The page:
However, it’s also been a timely shift in diet for Lewis, who was recently diagnosed with high cholesterol. “I’ve had to cut down on red meat and animal fats, and doing it as a family is much less gloomy. I don’t know yet whether it has worked because I’m still waiting for the follow-up blood tests.”
One University of Toronto study found that people eating a plant-based diet rich in special cholesterol-lowering foods lowered their LDL (low-density lipoprotein) cholesterol by nearly 30 per cent in just four weeks. These foods include oats, beans, barley and others high in soluble fibre; soy protein, nuts, wheatgerm, wheat bran, almonds, Brussels sprouts and other foods containing substances called phytosterols.
The quality as well as quantity of the meat is what’s important says medical scientist and public health nutritionist Dr Federica Amati, who is a scientific adviser for De-liver-ance.
“It’s one of the most nutrient-rich foods we eat. If it’s been pasture fed, a steak can be a high omega food. It’s all about quality, but if the majority of your meat consumption comes from salami, bacon, sausage meat and ham, that’s not good quality animal fat.”
Diets high in animal-derived fat such as processed meats and butter overwhelm the liver, which eventually starts to store it as fatty liver deposits.
“I know there are a lot of paleo [followers] and carnivores that strongly believe you can eat steak all day and be fine, but we know from many decades of epidemiological data that the higher the fat content of your diet [the more of] a negative effect on longevity, cancer and heart attacks,” says Dr Amati.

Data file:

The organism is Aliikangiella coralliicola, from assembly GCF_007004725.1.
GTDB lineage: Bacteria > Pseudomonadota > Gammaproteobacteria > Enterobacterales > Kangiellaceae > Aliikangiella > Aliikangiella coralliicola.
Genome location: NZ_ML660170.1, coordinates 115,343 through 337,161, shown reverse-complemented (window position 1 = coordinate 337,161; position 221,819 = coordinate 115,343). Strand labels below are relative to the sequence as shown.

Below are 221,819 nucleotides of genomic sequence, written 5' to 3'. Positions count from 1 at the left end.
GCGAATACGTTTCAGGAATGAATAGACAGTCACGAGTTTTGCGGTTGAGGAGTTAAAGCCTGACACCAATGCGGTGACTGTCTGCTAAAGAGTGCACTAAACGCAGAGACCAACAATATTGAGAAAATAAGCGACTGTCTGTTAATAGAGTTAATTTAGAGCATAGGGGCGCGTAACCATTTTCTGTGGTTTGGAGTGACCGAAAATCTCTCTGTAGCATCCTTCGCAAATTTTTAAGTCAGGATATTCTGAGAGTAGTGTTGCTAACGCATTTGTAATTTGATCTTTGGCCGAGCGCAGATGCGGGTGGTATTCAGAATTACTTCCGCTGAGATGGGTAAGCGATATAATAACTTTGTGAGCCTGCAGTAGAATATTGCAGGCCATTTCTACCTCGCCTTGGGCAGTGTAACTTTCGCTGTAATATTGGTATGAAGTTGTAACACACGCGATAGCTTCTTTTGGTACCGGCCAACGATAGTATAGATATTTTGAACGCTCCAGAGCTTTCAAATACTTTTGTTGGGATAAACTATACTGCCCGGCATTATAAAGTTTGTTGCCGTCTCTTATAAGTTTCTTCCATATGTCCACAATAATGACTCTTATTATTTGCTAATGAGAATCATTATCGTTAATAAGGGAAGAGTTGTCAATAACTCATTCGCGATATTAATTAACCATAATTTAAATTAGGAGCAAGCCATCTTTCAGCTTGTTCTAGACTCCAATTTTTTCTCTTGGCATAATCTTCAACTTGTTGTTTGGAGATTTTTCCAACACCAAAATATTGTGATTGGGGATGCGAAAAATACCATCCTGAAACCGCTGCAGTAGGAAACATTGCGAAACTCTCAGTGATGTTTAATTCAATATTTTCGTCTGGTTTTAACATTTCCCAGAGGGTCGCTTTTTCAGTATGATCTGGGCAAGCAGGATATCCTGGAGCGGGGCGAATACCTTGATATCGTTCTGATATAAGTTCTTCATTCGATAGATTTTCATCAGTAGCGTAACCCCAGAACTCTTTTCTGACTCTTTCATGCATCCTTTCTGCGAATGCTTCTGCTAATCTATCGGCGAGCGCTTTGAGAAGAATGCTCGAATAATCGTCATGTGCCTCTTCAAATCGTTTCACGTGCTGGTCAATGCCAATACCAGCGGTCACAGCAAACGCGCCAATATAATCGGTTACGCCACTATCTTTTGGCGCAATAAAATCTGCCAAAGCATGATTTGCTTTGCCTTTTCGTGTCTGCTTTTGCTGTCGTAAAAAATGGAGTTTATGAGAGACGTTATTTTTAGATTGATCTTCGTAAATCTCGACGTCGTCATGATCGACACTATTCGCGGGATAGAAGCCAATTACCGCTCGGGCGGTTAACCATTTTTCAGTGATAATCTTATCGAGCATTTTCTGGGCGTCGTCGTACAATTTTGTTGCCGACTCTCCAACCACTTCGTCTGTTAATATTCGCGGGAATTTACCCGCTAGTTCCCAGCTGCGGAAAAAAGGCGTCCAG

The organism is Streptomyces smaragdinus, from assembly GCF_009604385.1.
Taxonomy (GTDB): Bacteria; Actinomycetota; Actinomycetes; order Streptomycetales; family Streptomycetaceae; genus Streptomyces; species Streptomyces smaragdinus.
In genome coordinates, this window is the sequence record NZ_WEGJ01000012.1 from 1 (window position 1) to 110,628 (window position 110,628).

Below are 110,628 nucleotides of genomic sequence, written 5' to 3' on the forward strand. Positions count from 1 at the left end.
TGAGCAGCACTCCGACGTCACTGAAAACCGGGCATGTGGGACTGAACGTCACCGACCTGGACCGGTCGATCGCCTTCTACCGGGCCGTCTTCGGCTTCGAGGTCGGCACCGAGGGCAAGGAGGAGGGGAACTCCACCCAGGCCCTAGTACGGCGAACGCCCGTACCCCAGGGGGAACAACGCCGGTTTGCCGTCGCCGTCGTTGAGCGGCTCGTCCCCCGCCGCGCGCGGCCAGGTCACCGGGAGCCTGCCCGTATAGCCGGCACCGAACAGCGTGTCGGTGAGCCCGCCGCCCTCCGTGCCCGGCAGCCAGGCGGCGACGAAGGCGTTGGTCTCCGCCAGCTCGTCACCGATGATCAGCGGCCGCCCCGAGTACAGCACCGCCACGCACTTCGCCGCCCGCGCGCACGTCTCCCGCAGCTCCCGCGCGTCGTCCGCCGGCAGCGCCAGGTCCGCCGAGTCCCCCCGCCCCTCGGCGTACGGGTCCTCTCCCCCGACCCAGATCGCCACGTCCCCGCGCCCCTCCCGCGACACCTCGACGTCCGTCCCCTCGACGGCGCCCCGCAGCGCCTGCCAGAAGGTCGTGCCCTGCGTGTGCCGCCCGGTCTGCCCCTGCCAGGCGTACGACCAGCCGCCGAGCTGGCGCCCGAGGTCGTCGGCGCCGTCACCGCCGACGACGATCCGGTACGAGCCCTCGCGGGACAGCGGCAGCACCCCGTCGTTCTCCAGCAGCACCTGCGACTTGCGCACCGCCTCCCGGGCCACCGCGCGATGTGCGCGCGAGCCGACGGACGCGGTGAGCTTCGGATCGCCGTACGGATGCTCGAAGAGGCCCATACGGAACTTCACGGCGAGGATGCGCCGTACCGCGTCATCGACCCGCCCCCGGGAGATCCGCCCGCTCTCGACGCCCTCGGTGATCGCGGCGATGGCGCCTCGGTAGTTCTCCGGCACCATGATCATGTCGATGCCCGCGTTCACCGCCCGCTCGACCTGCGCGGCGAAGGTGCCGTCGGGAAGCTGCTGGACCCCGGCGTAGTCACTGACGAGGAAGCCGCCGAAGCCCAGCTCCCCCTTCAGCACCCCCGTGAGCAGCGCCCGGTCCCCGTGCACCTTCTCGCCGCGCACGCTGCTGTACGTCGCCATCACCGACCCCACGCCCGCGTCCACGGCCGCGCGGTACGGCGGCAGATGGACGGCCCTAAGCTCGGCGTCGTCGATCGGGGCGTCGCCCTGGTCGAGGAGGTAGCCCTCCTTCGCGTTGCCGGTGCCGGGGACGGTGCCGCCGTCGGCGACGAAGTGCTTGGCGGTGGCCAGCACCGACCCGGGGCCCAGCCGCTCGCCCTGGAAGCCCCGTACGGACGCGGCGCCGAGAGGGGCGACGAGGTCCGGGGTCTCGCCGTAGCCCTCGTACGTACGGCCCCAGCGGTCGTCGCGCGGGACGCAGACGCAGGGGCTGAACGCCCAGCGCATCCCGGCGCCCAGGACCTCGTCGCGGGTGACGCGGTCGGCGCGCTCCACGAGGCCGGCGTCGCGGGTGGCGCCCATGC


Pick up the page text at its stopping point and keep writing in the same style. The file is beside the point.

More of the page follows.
Still, she believes in not demonising any one type of food. “Whatever you have more of on your plate is diminishing space for other food groups. It’s about making sure you have room on your plate for a diversity of different foods. Protein is filling, so if you eat a big piece of steak, you’re unlikely to have room for other food groups.”
A guiding principle
Saima Duhare, 46, started eating a veganish diet three years ago. She cut out white meat entirely, and now only consumes red meat twice a month, alongside a diet rich in legumes and vegetables, barley, dried fruits and grains. She also eats some dairy and fish.
“By cutting out meat, it has helped with lowering my cholesterol and generally feeling lighter. My metabolism doesn’t feel sluggish. I notice when I eat more veggies, grains and legumes I feel better.”
Duhare owns a small meal-kit business, and it was the number of meat meals she was packing on a weekly basis that struck her so much she began researching whether it was normal to consume meat five to seven days a week: “Especially from an Islamic point of view, I went on a journey of Islamic food and way of eating.”